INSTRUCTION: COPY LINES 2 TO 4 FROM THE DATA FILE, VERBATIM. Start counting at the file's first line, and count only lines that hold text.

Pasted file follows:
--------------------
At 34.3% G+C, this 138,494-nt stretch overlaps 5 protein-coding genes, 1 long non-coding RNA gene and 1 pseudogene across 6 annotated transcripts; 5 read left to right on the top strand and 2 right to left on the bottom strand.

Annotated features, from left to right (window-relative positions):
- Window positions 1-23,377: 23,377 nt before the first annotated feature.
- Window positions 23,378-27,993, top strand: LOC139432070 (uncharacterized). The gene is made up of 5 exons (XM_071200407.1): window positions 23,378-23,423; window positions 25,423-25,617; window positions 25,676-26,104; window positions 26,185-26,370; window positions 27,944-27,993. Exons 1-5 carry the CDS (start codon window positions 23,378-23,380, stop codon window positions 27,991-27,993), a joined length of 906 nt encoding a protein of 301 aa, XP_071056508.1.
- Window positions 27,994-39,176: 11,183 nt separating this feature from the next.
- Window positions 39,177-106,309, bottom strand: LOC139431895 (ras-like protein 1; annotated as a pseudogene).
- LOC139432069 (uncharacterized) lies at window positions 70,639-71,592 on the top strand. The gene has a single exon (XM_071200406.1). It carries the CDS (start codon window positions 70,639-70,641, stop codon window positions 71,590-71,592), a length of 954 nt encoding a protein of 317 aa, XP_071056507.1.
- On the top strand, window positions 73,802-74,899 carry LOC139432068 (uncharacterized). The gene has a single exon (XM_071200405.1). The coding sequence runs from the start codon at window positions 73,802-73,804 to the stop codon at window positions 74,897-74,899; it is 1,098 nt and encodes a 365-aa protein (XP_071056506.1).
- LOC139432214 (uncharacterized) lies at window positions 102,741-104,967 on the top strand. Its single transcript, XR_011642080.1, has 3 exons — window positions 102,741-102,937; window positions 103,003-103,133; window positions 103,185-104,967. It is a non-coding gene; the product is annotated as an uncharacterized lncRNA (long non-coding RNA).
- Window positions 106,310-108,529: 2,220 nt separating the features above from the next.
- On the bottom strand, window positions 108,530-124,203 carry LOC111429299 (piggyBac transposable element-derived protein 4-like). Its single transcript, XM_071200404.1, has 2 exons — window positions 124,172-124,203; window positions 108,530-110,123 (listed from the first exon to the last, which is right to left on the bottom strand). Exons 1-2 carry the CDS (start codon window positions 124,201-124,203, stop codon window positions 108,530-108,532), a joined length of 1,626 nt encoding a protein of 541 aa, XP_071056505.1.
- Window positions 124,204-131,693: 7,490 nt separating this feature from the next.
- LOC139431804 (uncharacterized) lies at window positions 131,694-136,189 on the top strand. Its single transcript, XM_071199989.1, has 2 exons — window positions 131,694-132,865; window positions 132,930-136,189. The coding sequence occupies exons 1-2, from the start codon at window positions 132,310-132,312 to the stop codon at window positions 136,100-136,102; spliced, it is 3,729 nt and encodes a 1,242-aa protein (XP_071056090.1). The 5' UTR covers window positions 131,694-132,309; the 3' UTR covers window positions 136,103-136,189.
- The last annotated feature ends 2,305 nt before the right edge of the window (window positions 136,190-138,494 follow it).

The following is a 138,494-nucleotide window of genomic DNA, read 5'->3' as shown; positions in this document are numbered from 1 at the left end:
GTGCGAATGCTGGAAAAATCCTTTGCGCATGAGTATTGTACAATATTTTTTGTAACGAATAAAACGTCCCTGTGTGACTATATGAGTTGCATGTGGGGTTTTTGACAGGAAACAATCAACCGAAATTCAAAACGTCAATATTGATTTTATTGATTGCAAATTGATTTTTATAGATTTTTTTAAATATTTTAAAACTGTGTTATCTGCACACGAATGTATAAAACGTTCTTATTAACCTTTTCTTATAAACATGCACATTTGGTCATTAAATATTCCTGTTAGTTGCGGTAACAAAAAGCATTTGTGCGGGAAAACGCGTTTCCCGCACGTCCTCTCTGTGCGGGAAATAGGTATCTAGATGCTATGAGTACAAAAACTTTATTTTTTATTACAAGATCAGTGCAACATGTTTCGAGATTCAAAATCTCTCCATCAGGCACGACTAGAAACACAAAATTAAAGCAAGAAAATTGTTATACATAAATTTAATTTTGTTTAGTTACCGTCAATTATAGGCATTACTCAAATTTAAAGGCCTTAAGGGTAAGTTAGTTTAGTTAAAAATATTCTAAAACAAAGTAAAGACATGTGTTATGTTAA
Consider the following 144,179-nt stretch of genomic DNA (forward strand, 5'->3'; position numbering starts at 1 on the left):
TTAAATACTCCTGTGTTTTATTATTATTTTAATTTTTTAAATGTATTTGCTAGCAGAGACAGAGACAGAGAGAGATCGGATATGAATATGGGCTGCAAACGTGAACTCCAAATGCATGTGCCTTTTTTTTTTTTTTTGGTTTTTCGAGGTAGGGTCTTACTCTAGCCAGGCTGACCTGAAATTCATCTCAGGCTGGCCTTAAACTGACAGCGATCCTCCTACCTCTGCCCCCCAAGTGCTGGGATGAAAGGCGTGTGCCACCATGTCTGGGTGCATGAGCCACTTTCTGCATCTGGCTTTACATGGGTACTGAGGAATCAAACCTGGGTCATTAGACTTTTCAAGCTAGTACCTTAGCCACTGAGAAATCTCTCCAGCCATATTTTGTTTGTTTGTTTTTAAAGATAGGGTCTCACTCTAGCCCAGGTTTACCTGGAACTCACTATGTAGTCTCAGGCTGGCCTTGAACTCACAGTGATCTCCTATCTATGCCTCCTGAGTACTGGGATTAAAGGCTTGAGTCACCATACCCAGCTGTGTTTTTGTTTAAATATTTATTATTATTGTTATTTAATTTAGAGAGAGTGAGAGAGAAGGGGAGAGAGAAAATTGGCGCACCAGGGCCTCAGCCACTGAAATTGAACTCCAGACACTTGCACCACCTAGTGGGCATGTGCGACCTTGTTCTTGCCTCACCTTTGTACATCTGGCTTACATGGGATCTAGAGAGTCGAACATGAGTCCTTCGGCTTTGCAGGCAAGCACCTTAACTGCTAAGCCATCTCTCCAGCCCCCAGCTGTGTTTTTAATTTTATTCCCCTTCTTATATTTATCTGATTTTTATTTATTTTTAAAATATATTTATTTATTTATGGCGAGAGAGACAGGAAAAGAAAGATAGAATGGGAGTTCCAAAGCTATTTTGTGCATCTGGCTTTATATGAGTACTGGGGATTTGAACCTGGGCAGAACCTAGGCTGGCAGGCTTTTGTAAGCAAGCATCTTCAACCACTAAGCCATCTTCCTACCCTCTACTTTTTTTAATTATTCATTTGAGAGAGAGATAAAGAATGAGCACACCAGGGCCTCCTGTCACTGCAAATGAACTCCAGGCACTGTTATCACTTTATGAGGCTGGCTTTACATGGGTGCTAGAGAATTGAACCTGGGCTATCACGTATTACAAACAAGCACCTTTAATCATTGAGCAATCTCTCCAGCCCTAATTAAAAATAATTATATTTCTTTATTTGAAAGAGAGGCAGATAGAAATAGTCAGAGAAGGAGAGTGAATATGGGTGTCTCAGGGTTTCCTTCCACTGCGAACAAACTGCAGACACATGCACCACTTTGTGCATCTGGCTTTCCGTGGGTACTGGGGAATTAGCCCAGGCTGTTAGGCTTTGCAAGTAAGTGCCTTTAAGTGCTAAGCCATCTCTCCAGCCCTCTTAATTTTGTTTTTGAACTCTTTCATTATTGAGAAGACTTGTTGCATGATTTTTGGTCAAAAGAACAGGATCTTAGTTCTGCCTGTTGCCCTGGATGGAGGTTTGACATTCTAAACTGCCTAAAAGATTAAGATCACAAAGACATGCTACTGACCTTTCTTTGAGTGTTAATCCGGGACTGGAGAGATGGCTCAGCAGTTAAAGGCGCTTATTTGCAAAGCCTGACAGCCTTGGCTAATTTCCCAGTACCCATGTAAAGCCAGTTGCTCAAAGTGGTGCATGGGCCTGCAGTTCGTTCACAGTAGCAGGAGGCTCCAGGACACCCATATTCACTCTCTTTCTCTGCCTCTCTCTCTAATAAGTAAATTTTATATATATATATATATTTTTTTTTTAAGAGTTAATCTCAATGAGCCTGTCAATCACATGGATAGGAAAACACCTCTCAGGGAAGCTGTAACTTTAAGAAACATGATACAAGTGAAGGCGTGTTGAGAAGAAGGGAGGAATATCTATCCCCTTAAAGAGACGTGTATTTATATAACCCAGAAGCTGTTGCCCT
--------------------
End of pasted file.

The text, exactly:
Annotated features, from left to right (window-relative positions):
- Window positions 1-23,377: 23,377 nt before the first annotated feature.
- Window positions 23,378-27,993, top strand: LOC139432070 (uncharacterized). The gene is made up of 5 exons (XM_071200407.1): window positions 23,378-23,423; window positions 25,423-25,617; window positions 25,676-26,104; window positions 26,185-26,370; window positions 27,944-27,993. Exons 1-5 carry the CDS (start codon window positions 23,378-23,380, stop codon window positions 27,991-27,993), a joined length of 906 nt encoding a protein of 301 aa, XP_071056508.1.